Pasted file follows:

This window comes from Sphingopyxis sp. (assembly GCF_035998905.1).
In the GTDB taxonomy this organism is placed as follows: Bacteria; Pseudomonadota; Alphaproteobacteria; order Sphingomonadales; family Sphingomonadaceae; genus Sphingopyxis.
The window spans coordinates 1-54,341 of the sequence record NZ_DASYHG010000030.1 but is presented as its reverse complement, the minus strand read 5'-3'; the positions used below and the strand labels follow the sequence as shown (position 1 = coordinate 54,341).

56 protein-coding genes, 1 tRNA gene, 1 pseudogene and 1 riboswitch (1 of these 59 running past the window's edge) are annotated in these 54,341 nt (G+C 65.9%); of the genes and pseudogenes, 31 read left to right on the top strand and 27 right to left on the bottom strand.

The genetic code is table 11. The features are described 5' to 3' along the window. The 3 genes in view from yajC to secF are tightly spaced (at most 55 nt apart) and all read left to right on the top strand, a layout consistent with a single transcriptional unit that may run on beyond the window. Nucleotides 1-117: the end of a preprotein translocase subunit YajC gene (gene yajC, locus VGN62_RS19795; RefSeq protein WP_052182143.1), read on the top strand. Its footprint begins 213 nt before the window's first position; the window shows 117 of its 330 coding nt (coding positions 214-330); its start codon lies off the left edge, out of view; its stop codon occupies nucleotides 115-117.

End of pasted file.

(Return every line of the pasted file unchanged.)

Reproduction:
This window comes from Sphingopyxis sp. (assembly GCF_035998905.1).
In the GTDB taxonomy this organism is placed as follows: Bacteria; Pseudomonadota; Alphaproteobacteria; order Sphingomonadales; family Sphingomonadaceae; genus Sphingopyxis.
The window spans coordinates 1-54,341 of the sequence record NZ_DASYHG010000030.1 but is presented as its reverse complement, the minus strand read 5'-3'; the positions used below and the strand labels follow the sequence as shown (position 1 = coordinate 54,341).

56 protein-coding genes, 1 tRNA gene, 1 pseudogene and 1 riboswitch (1 of these 59 running past the window's edge) are annotated in these 54,341 nt (G+C 65.9%); of the genes and pseudogenes, 31 read left to right on the top strand and 27 right to left on the bottom strand.

The genetic code is table 11. The features are described 5' to 3' along the window. The 3 genes in view from yajC to secF are tightly spaced (at most 55 nt apart) and all read left to right on the top strand, a layout consistent with a single transcriptional unit that may run on beyond the window. Nucleotides 1-117: the end of a preprotein translocase subunit YajC gene (gene yajC, locus VGN62_RS19795; RefSeq protein WP_052182143.1), read on the top strand. Its footprint begins 213 nt before the window's first position; the window shows 117 of its 330 coding nt (coding positions 214-330); its start codon lies off the left edge, out of view; its stop codon occupies nucleotides 115-117.